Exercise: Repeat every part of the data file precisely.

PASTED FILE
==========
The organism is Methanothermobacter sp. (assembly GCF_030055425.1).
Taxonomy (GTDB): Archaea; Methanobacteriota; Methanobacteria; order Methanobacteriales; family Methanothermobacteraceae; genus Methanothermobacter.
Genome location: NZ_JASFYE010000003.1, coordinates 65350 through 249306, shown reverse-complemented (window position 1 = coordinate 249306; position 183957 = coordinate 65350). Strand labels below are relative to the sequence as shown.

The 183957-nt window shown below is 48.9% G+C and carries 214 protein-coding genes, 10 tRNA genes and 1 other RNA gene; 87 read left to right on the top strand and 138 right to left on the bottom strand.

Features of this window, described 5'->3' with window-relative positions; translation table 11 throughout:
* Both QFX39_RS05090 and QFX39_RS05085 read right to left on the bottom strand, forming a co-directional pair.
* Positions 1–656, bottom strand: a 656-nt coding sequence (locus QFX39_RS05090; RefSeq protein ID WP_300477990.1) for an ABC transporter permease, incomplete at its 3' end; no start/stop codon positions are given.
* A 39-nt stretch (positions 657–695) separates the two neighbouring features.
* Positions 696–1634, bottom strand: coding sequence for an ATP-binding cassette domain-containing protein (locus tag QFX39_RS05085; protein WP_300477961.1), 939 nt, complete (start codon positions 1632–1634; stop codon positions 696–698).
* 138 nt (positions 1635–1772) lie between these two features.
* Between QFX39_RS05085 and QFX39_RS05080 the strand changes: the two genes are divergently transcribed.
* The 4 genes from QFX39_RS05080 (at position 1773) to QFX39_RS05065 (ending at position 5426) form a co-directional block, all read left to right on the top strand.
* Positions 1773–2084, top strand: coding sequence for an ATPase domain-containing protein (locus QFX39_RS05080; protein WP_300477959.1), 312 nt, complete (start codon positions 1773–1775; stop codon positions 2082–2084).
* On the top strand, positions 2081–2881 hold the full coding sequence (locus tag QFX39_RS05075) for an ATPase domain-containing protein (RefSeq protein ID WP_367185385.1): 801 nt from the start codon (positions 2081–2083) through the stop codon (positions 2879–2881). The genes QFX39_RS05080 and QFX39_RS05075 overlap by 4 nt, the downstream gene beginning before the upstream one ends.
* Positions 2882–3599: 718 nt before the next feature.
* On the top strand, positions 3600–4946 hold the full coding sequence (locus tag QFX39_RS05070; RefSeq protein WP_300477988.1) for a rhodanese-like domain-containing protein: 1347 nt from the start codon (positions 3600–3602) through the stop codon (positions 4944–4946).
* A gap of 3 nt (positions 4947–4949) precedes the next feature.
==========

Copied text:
The organism is Methanothermobacter sp. (assembly GCF_030055425.1).
Taxonomy (GTDB): Archaea; Methanobacteriota; Methanobacteria; order Methanobacteriales; family Methanothermobacteraceae; genus Methanothermobacter.
Genome location: NZ_JASFYE010000003.1, coordinates 65350 through 249306, shown reverse-complemented (window position 1 = coordinate 249306; position 183957 = coordinate 65350). Strand labels below are relative to the sequence as shown.

The 183957-nt window shown below is 48.9% G+C and carries 214 protein-coding genes, 10 tRNA genes and 1 other RNA gene; 87 read left to right on the top strand and 138 right to left on the bottom strand.

Features of this window, described 5'->3' with window-relative positions; translation table 11 throughout:
* Both QFX39_RS05090 and QFX39_RS05085 read right to left on the bottom strand, forming a co-directional pair.
* Positions 1–656, bottom strand: a 656-nt coding sequence (locus QFX39_RS05090; RefSeq protein ID WP_300477990.1) for an ABC transporter permease, incomplete at its 3' end; no start/stop codon positions are given.
* A 39-nt stretch (positions 657–695) separates the two neighbouring features.
* Positions 696–1634, bottom strand: coding sequence for an ATP-binding cassette domain-containing protein (locus tag QFX39_RS05085; protein WP_300477961.1), 939 nt, complete (start codon positions 1632–1634; stop codon positions 696–698).
* 138 nt (positions 1635–1772) lie between these two features.
* Between QFX39_RS05085 and QFX39_RS05080 the strand changes: the two genes are divergently transcribed.
* The 4 genes from QFX39_RS05080 (at position 1773) to QFX39_RS05065 (ending at position 5426) form a co-directional block, all read left to right on the top strand.
* Positions 1773–2084, top strand: coding sequence for an ATPase domain-containing protein (locus QFX39_RS05080; protein WP_300477959.1), 312 nt, complete (start codon positions 1773–1775; stop codon positions 2082–2084).
* On the top strand, positions 2081–2881 hold the full coding sequence (locus tag QFX39_RS05075) for an ATPase domain-containing protein (RefSeq protein ID WP_367185385.1): 801 nt from the start codon (positions 2081–2083) through the stop codon (positions 2879–2881). The genes QFX39_RS05080 and QFX39_RS05075 overlap by 4 nt, the downstream gene beginning before the upstream one ends.
* Positions 2882–3599: 718 nt before the next feature.
* On the top strand, positions 3600–4946 hold the full coding sequence (locus tag QFX39_RS05070; RefSeq protein WP_300477988.1) for a rhodanese-like domain-containing protein: 1347 nt from the start codon (positions 3600–3602) through the stop codon (positions 4944–4946).
* A gap of 3 nt (positions 4947–4949) precedes the next feature.